Asian ginseng, Korean Ginseng, Chinese Ginseng, Panax ginseng; 人参; Ren Shen; ren-shenVirginian, Colonel William Byrd II (1674-1744), pictured in a 1725 portrait, with confident swagger was an obvious ginseng nibbler. Writing on 31 May 1737 to Sir Hans Sloane (1660-1753, British Museum founder ) he muses, “Insomuch that were I to judge the veracity of the Jesuits by this Instance, I shou’d pronounce them very honest Fellows. As for the merry Effects ascribd to it towards obliging the Bashfull Sex, the good [Jesuit] Father[s] say nothing of it, nor dos my Experience reach so far.” In a letter of 20 August 1737 to Sloane, Byrd continues, “I believe ever since the Tree of Life has been so strongly guarded the Earth has never produced any vegetable so friendly to man as Ginseng. Nor do I say this at Random, or by the Strength of my Faith, but by my own Experience. I have found it very cordial and reviving after great Fatigue, it warms the Blood frisks the Spirits strengthens the Stomach and comforts the Bowels exceedingly. All this it performs without any of those naughty Effects that might make men too troublesome and impertinent to their poor Wives.”  Oh, but the mistresses. . .

American ginseng, Panax quinquefolius, American ginseng roots,  西洋参, xi yang shen Some 18th century Dr. Oz probably hawked ginseng root on a London street corner with a wink and a smile to the passerby. But where there’s health claims for herbs, there’s always an all-knowing expert to debunk it, like Scottish physician, William Cullen (1710-1790), in his 1789 Materia Medica (vol 2, p.161)—“I have known a gentleman a little advanced in life, who chewed a quantity of this root every day for several years, but who acknowledged that he never found his venereal faculties in the least improved by it.”

Panax quinquefolius, American ginseng; 西洋参; xi yang shenThe protocol of the famed Dr. Cullen was followed for treatment of George Washington’s sore throat on what became his last day in December 1799: blood letting (124 ounces removed), blistering his throat with an irritating beetle, copious evacuation of the bowels—and when all else—fails, a dose of mercury. Two of the three attending physicians achieved their medical degrees under the instruction of Dr. Cullen at the University of Edinburgh.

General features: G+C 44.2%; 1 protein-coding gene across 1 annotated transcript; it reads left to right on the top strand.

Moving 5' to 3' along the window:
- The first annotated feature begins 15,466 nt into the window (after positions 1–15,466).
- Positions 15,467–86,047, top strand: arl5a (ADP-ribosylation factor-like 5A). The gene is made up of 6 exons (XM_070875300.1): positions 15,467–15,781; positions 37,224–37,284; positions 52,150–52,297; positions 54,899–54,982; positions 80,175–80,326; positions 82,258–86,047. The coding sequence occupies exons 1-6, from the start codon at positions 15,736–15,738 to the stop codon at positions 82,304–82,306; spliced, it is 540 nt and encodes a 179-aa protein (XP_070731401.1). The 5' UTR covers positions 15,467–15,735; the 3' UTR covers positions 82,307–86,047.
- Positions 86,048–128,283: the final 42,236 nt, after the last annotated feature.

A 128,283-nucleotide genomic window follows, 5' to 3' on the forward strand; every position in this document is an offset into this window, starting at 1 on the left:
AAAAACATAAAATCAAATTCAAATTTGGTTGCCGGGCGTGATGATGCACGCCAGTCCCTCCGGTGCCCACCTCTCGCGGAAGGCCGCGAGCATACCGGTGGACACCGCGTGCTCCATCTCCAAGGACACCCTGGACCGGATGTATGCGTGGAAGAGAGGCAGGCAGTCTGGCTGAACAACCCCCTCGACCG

Cause of death? “Learned quackery,” to quote sectarian rival contemporaries.

References [to follow]

American ginseng, Panax quinquefolius

Guide to Prime Time Ginseng Poaching

By Steven Foster |

American ginseng, Panax quinquefolius, American ginseng roots, 西洋参, xi yang shenHey Y’all! You don’t have to be a bearded blowhard bigot chokin’ on duck call drool to make piles of money on a cable network. Nope, no need for swamp water squishin’ between ‘yur  toes! There’s a new opportunity in them ‘thar hills to show the world just how much of a thrill-seekin’, not-too-bright, thief you can be in your quest to show how every conceivable aspect of greed can drive a conservationist to drink. Join the fun! Just plop yourself in front of the boob tube with a can of your favorite brand of American-made world’s-worst-beers and point the satellite dish to the History Channel on Thursday nights, 10 p.m. eastern, 9 central, to see a new episode of Appalachian Outlaws. The show premiered on January  9, 2014. Seems like them big city producers don’t get out of their offices much. Youins would think they never heard the word “stereotype.”

The first episode, “Dirty Money” follows the exploits of ‘sengers in the field trying to steal Actaea pachypoda, doll's eyes, white baneberry, baneberryroots from Federal lands or posted private lands better suited to pot farming. In the first six minutes of the show, a generic ‘seng hunter, shows the viewer just how adulteration of herbs occurs in the real world through plant misidentification in the field. He misrepresents a doll’s eye plant in fruit (Actaea pachypoda) as black cohosh (Actaea racemosa). A landowner  shows how to make mini-landmines from a shotgun shell to catch ‘seng poachers tiptoeing down his path to steal his patch of wild ginseng. Tune in next week to see if they can blow a big toe off a poacher’s foot !  The next episode, “Ginseng Fever,” due to air January 16, 2014, will show how ruthless ‘seng hunters and dealers will go to great lengths to protect their interests. Praise the lord and pass the roll of cash!

American ginseng, Panax quinquefolius, American ginseng in fruit, American ginseng plant, 西洋参, xi yang shenThis is great reality TV for helping viewers understand what really goes on in the field when harvesting high-value wild herbs.  In a 45 minute episode, the History Channel provides convincing evidence of why the US Fish and Wildlife Service—the Federal Agency charged with assuring sustainability of ginseng (Panax quinquefolius)—should be forced to ban wild ginseng harvest altogether! Current USFWS ginseng resource information plus laws & regulations are found here. This show will be a boon for plant conservationists and an unfortunate boondoggle for the wild ginseng industry. 

If you miss an episode,  just search on-line for the History Channel’s Appalachian Outlaws. Full episodes are available on-demand. Thank you History Channel!